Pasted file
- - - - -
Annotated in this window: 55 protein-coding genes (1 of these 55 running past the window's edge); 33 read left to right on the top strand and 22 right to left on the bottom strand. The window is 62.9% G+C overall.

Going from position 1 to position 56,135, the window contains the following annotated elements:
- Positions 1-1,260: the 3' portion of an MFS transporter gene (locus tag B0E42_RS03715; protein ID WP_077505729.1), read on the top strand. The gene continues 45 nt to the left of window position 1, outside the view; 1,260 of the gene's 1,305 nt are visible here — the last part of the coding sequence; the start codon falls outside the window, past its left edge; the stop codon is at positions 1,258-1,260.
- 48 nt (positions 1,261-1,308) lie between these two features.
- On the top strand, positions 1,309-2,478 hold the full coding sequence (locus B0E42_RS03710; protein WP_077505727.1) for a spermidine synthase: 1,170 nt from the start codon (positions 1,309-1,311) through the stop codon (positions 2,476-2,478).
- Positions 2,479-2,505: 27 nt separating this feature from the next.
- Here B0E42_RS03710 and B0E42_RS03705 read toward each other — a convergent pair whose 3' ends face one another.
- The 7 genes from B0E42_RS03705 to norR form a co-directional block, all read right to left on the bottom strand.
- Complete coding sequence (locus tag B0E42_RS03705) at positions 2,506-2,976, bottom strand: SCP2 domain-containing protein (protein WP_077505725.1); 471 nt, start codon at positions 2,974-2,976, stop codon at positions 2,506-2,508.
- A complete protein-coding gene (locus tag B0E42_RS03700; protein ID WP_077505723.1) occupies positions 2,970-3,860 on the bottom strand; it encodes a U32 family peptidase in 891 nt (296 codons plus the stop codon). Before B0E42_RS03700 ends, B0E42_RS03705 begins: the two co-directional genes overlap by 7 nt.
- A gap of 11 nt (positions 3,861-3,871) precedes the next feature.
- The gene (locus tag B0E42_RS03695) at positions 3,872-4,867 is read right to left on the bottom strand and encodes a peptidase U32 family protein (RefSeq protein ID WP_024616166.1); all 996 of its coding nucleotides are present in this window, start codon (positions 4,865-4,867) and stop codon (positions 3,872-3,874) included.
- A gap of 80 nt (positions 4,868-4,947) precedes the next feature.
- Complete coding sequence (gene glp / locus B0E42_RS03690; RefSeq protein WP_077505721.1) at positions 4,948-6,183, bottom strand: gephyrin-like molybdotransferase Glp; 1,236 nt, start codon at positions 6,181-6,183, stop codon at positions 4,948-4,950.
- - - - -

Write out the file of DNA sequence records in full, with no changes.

Annotated in this window: 55 protein-coding genes (1 of these 55 running past the window's edge); 33 read left to right on the top strand and 22 right to left on the bottom strand. The window is 62.9% G+C overall.

Going from position 1 to position 56,135, the window contains the following annotated elements:
- Positions 1-1,260: the 3' portion of an MFS transporter gene (locus tag B0E42_RS03715; protein ID WP_077505729.1), read on the top strand. The gene continues 45 nt to the left of window position 1, outside the view; 1,260 of the gene's 1,305 nt are visible here — the last part of the coding sequence; the start codon falls outside the window, past its left edge; the stop codon is at positions 1,258-1,260.
- 48 nt (positions 1,261-1,308) lie between these two features.
- On the top strand, positions 1,309-2,478 hold the full coding sequence (locus B0E42_RS03710; protein WP_077505727.1) for a spermidine synthase: 1,170 nt from the start codon (positions 1,309-1,311) through the stop codon (positions 2,476-2,478).
- Positions 2,479-2,505: 27 nt separating this feature from the next.
- Here B0E42_RS03710 and B0E42_RS03705 read toward each other — a convergent pair whose 3' ends face one another.
- The 7 genes from B0E42_RS03705 to norR form a co-directional block, all read right to left on the bottom strand.
- Complete coding sequence (locus tag B0E42_RS03705) at positions 2,506-2,976, bottom strand: SCP2 domain-containing protein (protein WP_077505725.1); 471 nt, start codon at positions 2,974-2,976, stop codon at positions 2,506-2,508.
- A complete protein-coding gene (locus tag B0E42_RS03700; protein ID WP_077505723.1) occupies positions 2,970-3,860 on the bottom strand; it encodes a U32 family peptidase in 891 nt (296 codons plus the stop codon). Before B0E42_RS03700 ends, B0E42_RS03705 begins: the two co-directional genes overlap by 7 nt.
- A gap of 11 nt (positions 3,861-3,871) precedes the next feature.
- The gene (locus tag B0E42_RS03695) at positions 3,872-4,867 is read right to left on the bottom strand and encodes a peptidase U32 family protein (RefSeq protein ID WP_024616166.1); all 996 of its coding nucleotides are present in this window, start codon (positions 4,865-4,867) and stop codon (positions 3,872-3,874) included.
- A gap of 80 nt (positions 4,868-4,947) precedes the next feature.
- Complete coding sequence (gene glp / locus B0E42_RS03690; RefSeq protein WP_077505721.1) at positions 4,948-6,183, bottom strand: gephyrin-like molybdotransferase Glp; 1,236 nt, start codon at positions 6,181-6,183, stop codon at positions 4,948-4,950.